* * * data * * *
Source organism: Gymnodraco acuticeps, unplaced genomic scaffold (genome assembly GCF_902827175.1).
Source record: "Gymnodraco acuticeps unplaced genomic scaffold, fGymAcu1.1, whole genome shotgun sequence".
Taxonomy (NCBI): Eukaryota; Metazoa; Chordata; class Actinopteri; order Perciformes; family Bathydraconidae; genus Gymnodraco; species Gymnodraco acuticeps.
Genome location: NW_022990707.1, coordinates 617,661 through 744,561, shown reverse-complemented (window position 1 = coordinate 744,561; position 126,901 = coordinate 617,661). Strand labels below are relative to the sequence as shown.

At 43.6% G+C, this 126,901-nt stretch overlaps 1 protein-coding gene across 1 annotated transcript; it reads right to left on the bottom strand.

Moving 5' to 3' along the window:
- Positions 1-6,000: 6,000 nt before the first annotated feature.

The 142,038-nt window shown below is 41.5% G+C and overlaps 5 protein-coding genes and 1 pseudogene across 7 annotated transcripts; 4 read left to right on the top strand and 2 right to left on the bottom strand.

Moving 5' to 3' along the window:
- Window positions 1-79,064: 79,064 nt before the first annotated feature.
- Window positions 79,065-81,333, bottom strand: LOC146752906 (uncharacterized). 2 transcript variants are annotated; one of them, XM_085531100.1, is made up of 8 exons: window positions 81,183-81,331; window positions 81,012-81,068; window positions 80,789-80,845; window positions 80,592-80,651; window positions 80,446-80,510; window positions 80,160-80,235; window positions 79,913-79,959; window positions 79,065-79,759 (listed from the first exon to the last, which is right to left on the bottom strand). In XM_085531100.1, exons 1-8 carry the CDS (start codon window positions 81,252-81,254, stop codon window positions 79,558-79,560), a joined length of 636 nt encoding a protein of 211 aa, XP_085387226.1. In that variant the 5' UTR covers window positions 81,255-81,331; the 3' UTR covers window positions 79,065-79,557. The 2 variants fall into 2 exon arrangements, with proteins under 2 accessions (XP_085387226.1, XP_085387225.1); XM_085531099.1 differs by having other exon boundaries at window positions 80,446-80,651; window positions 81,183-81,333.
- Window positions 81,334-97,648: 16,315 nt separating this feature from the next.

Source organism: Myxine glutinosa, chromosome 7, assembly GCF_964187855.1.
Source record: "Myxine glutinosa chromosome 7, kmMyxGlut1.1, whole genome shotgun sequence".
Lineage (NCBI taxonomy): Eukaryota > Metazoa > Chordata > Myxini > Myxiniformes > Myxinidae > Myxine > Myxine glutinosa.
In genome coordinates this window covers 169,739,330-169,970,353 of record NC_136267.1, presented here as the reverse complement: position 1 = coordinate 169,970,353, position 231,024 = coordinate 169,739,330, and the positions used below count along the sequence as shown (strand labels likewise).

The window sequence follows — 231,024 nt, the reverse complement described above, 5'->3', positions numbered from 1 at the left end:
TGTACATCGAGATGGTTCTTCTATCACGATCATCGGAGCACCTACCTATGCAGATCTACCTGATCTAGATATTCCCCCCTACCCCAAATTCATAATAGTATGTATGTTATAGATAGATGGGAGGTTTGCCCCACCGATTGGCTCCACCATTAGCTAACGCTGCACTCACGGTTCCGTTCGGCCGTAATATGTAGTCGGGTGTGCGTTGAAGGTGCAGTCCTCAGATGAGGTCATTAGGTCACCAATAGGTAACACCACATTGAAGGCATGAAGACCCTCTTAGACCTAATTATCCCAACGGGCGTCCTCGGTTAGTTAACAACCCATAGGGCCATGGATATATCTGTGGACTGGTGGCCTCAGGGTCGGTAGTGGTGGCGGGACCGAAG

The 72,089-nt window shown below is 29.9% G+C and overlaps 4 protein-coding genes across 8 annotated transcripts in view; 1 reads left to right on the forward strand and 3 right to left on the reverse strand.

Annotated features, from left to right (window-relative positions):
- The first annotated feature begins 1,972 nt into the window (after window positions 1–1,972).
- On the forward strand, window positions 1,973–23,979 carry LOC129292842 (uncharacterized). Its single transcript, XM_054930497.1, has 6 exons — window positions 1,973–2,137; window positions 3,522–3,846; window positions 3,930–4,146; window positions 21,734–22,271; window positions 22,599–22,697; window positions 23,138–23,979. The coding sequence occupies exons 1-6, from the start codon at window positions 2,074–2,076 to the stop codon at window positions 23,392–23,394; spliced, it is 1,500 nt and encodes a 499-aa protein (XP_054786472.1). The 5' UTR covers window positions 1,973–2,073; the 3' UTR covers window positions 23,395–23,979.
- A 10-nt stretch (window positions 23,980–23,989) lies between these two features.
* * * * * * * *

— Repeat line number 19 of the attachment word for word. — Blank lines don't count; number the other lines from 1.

The 72,089-nt window shown below is 29.9% G+C and overlaps 4 protein-coding genes across 8 annotated transcripts in view; 1 reads left to right on the forward strand and 3 right to left on the reverse strand.